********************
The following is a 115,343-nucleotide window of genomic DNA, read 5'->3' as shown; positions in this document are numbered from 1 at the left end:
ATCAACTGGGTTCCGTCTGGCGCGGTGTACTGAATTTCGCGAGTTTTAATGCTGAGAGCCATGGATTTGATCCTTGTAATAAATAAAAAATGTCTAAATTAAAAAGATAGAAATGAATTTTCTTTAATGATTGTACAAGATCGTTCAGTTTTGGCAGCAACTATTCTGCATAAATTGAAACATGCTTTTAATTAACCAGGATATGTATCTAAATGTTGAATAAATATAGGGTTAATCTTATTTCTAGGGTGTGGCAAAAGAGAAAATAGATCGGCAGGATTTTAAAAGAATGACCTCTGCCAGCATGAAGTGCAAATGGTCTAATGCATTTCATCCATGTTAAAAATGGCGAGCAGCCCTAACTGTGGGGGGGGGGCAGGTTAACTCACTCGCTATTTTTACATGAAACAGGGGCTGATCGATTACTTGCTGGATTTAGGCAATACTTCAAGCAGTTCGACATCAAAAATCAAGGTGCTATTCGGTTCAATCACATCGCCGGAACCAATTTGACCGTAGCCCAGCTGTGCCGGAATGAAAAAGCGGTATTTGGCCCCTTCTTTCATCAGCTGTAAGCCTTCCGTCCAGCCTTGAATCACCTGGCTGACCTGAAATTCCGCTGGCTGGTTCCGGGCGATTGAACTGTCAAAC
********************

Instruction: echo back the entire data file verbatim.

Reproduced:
The following is a 115,343-nucleotide window of genomic DNA, read 5'->3' as shown; positions in this document are numbered from 1 at the left end:
ATCAACTGGGTTCCGTCTGGCGCGGTGTACTGAATTTCGCGAGTTTTAATGCTGAGAGCCATGGATTTGATCCTTGTAATAAATAAAAAATGTCTAAATTAAAAAGATAGAAATGAATTTTCTTTAATGATTGTACAAGATCGTTCAGTTTTGGCAGCAACTATTCTGCATAAATTGAAACATGCTTTTAATTAACCAGGATATGTATCTAAATGTTGAATAAATATAGGGTTAATCTTATTTCTAGGGTGTGGCAAAAGAGAAAATAGATCGGCAGGATTTTAAAAGAATGACCTCTGCCAGCATGAAGTGCAAATGGTCTAATGCATTTCATCCATGTTAAAAATGGCGAGCAGCCCTAACTGTGGGGGGGGGGCAGGTTAACTCACTCGCTATTTTTACATGAAACAGGGGCTGATCGATTACTTGCTGGATTTAGGCAATACTTCAAGCAGTTCGACATCAAAAATCAAGGTGCTATTCGGTTCAATCACATCGCCGGAACCAATTTGACCGTAGCCCAGCTGTGCCGGAATGAAAAAGCGGTATTTGGCCCCTTCTTTCATCAGCTGTAAGCCTTCCGTCCAGCCTTGAATCACCTGGCTGACCTGAAATTCCGCTGGCTGGTTCCGGGCGATTGAACTGTCAAAC